Monday, April 23, 2007

There she is ... Miss America 1944

OLD AGE has failed to slow down Venus Ramey.
And at 82 she has managed to thrust herself back in the headlines because of her tenacity.
For certain, there are other more descriptive words, but tenacity will do for now.
At an age when most seniors start to mellow, Venus Ramey, is just beginning to show that the red in her hair means something.
The other day, a guy named Curtis Parrish from Ohio and apparently others decided to "invade" her farm near Waynesburg, Ky. It was a bad idea.
When Miss Venus saw her dog run into a storage building, she knew something was up. And sure enough, apparently the scoundrels were trying to steal some old farm equipment.
They had been caught red-handed and one of them told her they were just leaving.
Well, Miss Venus wasn't having any of that and balancing on her walker she pulled out a snub-nosed .38-calibre handgun and plugged the intruder's tires.
In an AP news story, she was quoted as saying, "I'm trying to live a quiet, peaceful life and stay out of trouble, and all it is, is one thing after another."
And that should be the end of the story, but there's more, for Venus Ramey happens to be Miss America of 1944 and she's been a "fighter," all her life.
In peering into the Miss America scrapbook, it showed Venus had solid roots, for a relative fought in the Revolutionary War, a grandfather was a Kentucky state senator and her father was a Kentucky State Representative in 1934.
Venus showed her passion for politics by becoming a page in the Kentucky House and then she left for Washington, D.C.
She was never one to stay idle and with a flair for dancing, singing and comedy, Venus entered and won the Miss Washington D.C. title and then went on to claim the Miss America 1944 title, and without missing a beat she proceeded to sell war bonds.
According to the Miss America website, her picture was pasted on a B-17 fighter plane and that plane made 68 sorties over war-torn Germany without losing a man.
In 1945 she worked for Senator Kaper of Kansas and Congressman Somner of Missouri on the "suffrage" bill and, in 1947, Warner Brothers tried to sign her up for a Hollywood film, but by that time she was fed up with show biz.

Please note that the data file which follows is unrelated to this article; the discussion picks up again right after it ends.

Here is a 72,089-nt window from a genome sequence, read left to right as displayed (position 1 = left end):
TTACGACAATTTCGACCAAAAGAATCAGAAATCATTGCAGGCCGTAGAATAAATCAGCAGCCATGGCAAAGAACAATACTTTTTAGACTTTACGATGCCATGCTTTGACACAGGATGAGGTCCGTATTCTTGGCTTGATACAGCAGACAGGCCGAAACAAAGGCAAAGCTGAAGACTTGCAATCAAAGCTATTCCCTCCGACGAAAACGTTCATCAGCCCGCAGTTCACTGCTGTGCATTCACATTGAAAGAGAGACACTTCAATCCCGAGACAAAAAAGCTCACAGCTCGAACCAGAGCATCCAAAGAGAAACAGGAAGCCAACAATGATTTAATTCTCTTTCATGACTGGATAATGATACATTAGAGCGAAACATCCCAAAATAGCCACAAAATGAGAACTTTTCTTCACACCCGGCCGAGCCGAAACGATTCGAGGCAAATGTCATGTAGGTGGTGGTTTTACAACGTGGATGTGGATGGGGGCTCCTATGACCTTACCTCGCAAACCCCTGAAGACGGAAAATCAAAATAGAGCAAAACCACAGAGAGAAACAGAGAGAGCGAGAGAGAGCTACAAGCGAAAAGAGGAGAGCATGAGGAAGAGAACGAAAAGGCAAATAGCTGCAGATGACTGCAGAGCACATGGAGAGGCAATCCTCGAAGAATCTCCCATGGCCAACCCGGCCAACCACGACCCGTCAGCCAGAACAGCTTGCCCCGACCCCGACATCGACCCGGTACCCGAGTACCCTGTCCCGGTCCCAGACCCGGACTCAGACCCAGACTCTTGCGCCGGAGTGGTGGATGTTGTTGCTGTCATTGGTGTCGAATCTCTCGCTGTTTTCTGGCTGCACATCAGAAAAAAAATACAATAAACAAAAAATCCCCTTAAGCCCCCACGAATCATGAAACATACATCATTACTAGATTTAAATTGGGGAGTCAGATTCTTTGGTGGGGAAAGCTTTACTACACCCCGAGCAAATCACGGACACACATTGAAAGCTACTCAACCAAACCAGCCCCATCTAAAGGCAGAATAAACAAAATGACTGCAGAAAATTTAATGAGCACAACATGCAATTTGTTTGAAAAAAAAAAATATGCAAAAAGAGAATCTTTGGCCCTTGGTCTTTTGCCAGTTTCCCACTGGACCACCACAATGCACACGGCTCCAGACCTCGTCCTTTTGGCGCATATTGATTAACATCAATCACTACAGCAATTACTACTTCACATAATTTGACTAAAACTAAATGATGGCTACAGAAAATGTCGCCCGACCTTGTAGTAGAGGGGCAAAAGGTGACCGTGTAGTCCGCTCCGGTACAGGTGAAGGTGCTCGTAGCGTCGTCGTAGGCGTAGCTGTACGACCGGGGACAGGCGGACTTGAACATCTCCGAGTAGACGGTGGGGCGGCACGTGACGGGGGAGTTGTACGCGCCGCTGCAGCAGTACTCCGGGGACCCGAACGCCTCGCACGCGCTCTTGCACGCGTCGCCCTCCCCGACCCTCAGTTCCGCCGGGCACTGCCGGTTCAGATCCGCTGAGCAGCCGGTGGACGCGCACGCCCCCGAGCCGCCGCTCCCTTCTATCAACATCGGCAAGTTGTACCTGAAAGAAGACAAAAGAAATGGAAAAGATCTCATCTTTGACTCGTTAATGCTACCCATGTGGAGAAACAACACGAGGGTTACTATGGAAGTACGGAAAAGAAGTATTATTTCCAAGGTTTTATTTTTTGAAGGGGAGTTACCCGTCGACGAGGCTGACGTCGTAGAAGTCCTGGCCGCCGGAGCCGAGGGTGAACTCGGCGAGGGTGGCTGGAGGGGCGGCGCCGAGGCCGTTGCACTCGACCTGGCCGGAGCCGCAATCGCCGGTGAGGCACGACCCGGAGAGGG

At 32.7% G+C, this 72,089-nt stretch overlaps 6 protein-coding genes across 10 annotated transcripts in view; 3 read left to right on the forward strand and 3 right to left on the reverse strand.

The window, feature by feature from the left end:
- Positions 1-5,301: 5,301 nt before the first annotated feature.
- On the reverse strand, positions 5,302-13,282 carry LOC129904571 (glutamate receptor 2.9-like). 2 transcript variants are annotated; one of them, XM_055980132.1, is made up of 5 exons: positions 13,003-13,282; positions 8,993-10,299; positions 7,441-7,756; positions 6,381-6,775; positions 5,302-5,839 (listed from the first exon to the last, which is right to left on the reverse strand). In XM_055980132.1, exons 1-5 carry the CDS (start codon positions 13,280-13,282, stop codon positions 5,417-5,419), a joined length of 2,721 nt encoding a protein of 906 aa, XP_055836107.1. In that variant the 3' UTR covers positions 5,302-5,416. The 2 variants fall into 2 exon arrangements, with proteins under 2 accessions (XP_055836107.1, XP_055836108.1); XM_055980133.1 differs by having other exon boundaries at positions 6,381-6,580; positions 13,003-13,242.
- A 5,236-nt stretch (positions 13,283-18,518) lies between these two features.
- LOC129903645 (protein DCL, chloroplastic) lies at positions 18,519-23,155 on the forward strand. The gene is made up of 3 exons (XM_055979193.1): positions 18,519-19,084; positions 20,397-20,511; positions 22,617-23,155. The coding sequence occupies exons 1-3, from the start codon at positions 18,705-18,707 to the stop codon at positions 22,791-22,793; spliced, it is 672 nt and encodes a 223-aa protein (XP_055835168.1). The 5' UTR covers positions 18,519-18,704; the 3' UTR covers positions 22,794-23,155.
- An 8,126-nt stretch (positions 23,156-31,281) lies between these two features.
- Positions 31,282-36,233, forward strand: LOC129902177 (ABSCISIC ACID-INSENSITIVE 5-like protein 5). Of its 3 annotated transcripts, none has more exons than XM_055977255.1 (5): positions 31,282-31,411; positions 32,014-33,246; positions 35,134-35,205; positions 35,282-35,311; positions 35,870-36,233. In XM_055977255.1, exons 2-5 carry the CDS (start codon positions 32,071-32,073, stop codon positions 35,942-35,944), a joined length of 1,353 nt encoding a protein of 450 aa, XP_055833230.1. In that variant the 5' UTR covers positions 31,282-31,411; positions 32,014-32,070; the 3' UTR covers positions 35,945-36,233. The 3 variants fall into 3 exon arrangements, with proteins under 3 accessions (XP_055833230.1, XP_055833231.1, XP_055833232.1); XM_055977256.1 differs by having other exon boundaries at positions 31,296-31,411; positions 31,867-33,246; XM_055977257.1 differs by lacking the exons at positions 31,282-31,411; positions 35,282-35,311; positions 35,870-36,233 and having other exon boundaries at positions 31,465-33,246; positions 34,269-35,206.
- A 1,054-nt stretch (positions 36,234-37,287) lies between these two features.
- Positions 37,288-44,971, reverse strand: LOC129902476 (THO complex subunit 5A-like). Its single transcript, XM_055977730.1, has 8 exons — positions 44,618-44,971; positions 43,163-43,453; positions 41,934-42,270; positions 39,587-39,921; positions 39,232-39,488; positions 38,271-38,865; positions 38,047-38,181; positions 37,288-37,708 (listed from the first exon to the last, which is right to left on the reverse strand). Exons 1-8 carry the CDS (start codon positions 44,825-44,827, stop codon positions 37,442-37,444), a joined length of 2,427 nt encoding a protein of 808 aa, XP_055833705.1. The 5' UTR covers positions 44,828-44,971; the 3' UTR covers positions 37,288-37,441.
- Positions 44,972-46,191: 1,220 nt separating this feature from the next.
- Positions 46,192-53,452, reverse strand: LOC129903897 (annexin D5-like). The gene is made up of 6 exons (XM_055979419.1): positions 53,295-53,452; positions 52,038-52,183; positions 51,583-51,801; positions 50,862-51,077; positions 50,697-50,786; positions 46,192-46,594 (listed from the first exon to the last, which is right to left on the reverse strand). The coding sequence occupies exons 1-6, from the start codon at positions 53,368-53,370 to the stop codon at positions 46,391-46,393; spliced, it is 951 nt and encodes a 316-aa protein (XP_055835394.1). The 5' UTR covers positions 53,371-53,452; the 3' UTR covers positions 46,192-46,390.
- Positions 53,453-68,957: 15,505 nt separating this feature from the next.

Although Venus Ramey returned to Kentucky and her tobaco farm, where she married and raised two sons, her name never seemed to disappear from the newswires.
She ran for a seat in the Kentucky House on educational issues as well as trying to eradicate the word "illegitimate" from the birth certificates of "innocent children." And she even has had her own radio show and was publisher of a political newspaper.
One of her major achievements was getting the Over-The-Rhine area listed on the U.S. Registry of Historic Places in the 1970s.
And then her name faded; that was until just the other day when she fired her snub-nosed .38 at an intruder's get-away vehicle.
Now, the culprit and the world know of Miss Venus' tenacity.
Alright, since we're introduced you to Miss Venus, it might be interesting to find out who preceded her and who followed her as Miss America.
In 1943, soprano Jean Bartel from Los Angeles took the crown by singing Cole Porter's Night and Day.
While the pageant had been awash with bathing suits, Bartel refused to pose in one after taking the title and then she went on a Bond-selling tour.
Later, Bartel starred in a Broadway musical; worked in radio and TV on such shows as The Red Skelton Show, The Danny Thomas Show, Perry Mason and she even has had her own production called, It's a Woman's World.
Later she would run her own travel agency as well as being active in church work.
On September 17, 1945, a Time Magazine article read: "Atlantic City, once a mecca for giggling cuties in Mack Sennett bathing suits, abandoned itself for five days last week to a ponderous appraisal of the female mind. The occasion: the annual Miss America contest. The prize: a $5,000 college scholarship on a take-it-or-leave-it basis. The winner: Miss New York City, a Hunter College graduate named Bess Myerson, who excels at the flute and pianoforte."
Then the last paragraph of the article read: "On the last night of this unique academic process Miss America 1945 was crowned by Miss America of 1944, a typist named Venus Ramey, who seemed more the physical than the intellectual type. It was obvious that the winner deserved her victory. She had been cool and ladylike throughout and had played Grieg's Piano Concerto in A Minor without a bobble. She also looked good in a bathing suit."
Bess Myerson also made a name for herself, having appearing in various TV shows in the 1950s and 1960s and being involved in controversial New York City politics in the 1970s and 1980s.
In recent years, although ailing, she has been involved in social causes and philanthropy.

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